It’s hard to believe that nearly two-and-a-half years have passed since the incident of Ed Rendell vs. Jonathan Newman, which had Philadelphia-area oenophiles fretting over the future selection of wine at our iron-fist-run state stores. If your memory has faded, here’s a recap: Newman resigned from his position as chairman of the Pennsylvania Liquor Control Board when Rendell went “behind the scenes” to hire a $150,000-a-year CEO to oversee the statutorily mandated day-to-day operations that had been the Board’s responsibility. Thus, a large portion of Newman’s duties, for which he’d been getting paid about $65K, was eliminated. (The resignation was voluntary, and, actually, Newman could’ve kept his job for the same salary, just less responsibilities—a proposal that fell flat on him.)
Newman was with the PLCB for 7-plus years. While chairman, he gained popularity with consumers for his efforts to obtain more and better wines at affordable prices, bringing Sunday sales to numerous stores, expanding Wine & Spirits shops into supermarkets (his Chairman Select wine program was a hit), and creating a more educated in-store experience for consumers and sales staff.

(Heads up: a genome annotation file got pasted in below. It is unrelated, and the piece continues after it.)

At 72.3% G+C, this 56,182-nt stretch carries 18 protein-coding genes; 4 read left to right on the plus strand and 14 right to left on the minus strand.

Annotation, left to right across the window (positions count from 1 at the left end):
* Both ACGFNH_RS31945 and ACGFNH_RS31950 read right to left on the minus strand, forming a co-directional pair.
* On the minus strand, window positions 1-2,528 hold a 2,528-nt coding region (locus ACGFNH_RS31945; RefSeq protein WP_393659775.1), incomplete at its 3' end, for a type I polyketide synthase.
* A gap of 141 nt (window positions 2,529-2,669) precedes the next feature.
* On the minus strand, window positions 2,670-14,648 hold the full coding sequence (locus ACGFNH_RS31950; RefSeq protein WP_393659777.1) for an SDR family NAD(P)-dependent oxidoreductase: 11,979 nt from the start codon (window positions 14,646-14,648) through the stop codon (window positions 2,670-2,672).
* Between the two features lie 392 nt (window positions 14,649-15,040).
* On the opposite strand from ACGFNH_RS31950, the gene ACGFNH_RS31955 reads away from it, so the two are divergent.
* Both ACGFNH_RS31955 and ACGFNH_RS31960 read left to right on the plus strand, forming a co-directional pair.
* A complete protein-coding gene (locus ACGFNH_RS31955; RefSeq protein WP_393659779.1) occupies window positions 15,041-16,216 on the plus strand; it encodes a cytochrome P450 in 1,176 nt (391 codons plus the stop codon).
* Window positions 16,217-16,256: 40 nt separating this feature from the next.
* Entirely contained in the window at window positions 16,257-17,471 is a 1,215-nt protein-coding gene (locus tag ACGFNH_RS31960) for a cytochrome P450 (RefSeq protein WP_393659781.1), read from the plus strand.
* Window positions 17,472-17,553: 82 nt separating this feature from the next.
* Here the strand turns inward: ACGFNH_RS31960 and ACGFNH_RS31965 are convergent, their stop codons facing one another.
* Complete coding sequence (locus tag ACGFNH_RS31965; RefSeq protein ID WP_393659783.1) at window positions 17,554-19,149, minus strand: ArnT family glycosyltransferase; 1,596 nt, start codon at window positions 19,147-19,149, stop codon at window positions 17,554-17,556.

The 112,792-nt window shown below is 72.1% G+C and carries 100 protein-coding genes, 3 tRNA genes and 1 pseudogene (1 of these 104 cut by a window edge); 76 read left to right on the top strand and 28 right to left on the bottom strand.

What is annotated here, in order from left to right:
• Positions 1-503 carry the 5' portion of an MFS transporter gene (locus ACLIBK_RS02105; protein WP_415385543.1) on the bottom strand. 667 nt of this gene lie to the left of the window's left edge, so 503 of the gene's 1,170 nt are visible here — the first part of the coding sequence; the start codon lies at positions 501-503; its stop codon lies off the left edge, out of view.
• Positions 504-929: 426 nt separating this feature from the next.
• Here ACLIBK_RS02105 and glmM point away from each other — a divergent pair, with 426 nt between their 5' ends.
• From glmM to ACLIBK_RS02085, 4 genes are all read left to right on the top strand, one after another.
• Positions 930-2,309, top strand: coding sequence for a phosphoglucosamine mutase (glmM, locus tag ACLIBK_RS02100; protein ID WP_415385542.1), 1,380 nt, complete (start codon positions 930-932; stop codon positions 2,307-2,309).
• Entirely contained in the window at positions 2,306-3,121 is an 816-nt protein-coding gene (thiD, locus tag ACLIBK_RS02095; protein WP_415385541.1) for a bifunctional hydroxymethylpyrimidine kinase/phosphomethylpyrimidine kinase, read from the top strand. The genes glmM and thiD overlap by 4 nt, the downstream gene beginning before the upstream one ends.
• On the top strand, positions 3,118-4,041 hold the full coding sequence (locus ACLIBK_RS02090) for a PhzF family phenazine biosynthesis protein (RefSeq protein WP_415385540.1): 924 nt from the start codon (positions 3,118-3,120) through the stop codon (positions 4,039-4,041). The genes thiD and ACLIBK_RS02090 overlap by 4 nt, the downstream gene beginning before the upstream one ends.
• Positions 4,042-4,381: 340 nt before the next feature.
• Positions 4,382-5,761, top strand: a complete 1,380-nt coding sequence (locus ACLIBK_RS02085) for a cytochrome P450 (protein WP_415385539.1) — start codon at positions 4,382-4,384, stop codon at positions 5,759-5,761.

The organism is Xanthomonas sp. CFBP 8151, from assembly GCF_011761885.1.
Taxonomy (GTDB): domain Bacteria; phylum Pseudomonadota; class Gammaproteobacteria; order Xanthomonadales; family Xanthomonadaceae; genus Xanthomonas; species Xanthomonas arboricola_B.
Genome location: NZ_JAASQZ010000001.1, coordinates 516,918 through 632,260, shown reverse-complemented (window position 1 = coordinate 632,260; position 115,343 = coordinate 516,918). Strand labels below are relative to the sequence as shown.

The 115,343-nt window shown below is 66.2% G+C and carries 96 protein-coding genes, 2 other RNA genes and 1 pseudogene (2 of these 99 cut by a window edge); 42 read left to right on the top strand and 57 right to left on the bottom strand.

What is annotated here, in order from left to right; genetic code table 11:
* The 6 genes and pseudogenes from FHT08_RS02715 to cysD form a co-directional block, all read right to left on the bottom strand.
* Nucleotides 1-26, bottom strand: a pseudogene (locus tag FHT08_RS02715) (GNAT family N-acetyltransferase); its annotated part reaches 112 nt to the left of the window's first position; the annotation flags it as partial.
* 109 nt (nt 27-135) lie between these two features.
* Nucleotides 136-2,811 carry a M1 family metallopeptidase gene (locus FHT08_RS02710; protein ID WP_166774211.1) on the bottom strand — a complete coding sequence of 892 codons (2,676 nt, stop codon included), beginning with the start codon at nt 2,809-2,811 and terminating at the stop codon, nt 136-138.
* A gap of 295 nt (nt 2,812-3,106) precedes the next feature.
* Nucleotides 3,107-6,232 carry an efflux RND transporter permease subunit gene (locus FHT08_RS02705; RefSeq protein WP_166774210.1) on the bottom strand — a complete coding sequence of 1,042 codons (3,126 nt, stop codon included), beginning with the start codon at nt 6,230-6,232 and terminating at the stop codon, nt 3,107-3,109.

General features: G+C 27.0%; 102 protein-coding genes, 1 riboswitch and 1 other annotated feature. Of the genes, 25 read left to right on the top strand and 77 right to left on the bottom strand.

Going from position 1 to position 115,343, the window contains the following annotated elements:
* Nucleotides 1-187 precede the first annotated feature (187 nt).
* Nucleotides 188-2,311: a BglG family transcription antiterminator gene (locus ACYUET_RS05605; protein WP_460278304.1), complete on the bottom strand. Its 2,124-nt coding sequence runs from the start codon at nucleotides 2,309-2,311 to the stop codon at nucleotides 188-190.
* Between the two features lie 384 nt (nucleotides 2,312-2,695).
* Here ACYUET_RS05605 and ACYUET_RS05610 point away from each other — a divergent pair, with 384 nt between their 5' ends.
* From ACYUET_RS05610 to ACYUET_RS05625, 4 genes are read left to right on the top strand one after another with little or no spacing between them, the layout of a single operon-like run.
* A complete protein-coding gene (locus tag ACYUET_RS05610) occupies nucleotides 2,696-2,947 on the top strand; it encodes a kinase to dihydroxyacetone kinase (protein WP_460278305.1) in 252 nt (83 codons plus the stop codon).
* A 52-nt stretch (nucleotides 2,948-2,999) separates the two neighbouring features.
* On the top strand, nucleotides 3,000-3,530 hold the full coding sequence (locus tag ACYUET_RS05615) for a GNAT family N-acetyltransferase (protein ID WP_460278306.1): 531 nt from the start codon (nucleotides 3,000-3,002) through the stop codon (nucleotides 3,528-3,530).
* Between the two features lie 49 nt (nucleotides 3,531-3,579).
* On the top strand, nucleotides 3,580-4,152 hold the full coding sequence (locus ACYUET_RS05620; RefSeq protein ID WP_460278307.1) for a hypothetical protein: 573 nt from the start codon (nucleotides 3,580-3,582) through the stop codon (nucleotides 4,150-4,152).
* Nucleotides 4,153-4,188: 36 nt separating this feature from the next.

When Newman resigned, his parting comments alluded to his “next thing” being something “enriching, fulfilling and entrepreneurial.” A man of his word, Newman wrote a business plan, raised capital, and launched Newman Wine & Spirits. While the company has been in operation since January 2008, we’re hearing about it in greater depth now because it has only been two weeks since he began bringing his select inventory of wines to the Pennsylvania market.
But his motivation goes beyond pleasing fellow wine enthusiasts. His real goal is to help Pennsylvania restaurateurs—who are forced by law to pay retail prices—catch a financial break and give them more affordable options that will help sales even in a down economy. This is good news for consumers who’ve developed a bad taste in their mouths over high restaurant markups.
It was interesting to learn that there is a valid cause and effect behind this. In other states, restaurants can order directly from distributors, pay wholesale prices, and have their inventory delivered right to their establishments. In Pennsylvania (and Utah), all sales must go through the PLCB. Because of this, restaurants pay retail costs with a 6-percent sales tax, another 18-percent Johnstown Flood Tax that dates back to 1936, a $1.50-per-bottle fee, and a 30-percent markup from distributor to state store.